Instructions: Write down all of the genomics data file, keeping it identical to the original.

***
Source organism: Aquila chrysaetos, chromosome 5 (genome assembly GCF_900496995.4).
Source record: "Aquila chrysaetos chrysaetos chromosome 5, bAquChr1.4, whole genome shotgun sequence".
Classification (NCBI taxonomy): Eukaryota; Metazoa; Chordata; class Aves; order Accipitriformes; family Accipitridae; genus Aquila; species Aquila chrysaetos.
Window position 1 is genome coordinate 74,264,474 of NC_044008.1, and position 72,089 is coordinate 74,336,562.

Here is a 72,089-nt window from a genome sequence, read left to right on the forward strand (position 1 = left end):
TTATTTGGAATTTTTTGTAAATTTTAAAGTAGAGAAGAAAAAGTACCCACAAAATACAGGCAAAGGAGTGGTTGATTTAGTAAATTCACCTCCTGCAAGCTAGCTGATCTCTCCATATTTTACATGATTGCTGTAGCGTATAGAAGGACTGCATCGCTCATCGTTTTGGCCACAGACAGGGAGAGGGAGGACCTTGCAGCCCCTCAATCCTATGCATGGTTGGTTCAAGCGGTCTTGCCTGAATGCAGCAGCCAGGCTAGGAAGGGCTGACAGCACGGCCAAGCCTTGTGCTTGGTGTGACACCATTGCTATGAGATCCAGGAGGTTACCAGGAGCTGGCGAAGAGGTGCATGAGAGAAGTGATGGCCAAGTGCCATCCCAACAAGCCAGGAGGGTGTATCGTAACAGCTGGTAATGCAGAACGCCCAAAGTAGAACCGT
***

Source organism: Aquila chrysaetos, chromosome 5 (genome assembly GCF_900496995.4).
Source record: "Aquila chrysaetos chrysaetos chromosome 5, bAquChr1.4, whole genome shotgun sequence".
Classification (NCBI taxonomy): Eukaryota; Metazoa; Chordata; class Aves; order Accipitriformes; family Accipitridae; genus Aquila; species Aquila chrysaetos.
Window position 1 is genome coordinate 74,264,474 of NC_044008.1, and position 72,089 is coordinate 74,336,562.

Here is a 72,089-nt window from a genome sequence, read left to right on the forward strand (position 1 = left end):
TTATTTGGAATTTTTTGTAAATTTTAAAGTAGAGAAGAAAAAGTACCCACAAAATACAGGCAAAGGAGTGGTTGATTTAGTAAATTCACCTCCTGCAAGCTAGCTGATCTCTCCATATTTTACATGATTGCTGTAGCGTATAGAAGGACTGCATCGCTCATCGTTTTGGCCACAGACAGGGAGAGGGAGGACCTTGCAGCCCCTCAATCCTATGCATGGTTGGTTCAAGCGGTCTTGCCTGAATGCAGCAGCCAGGCTAGGAAGGGCTGACAGCACGGCCAAGCCTTGTGCTTGGTGTGACACCATTGCTATGAGATCCAGGAGGTTACCAGGAGCTGGCGAAGAGGTGCATGAGAGAAGTGATGGCCAAGTGCCATCCCAACAAGCCAGGAGGGTGTATCGTAACAGCTGGTAATGCAGAACGCCCAAAGTAGAACCGT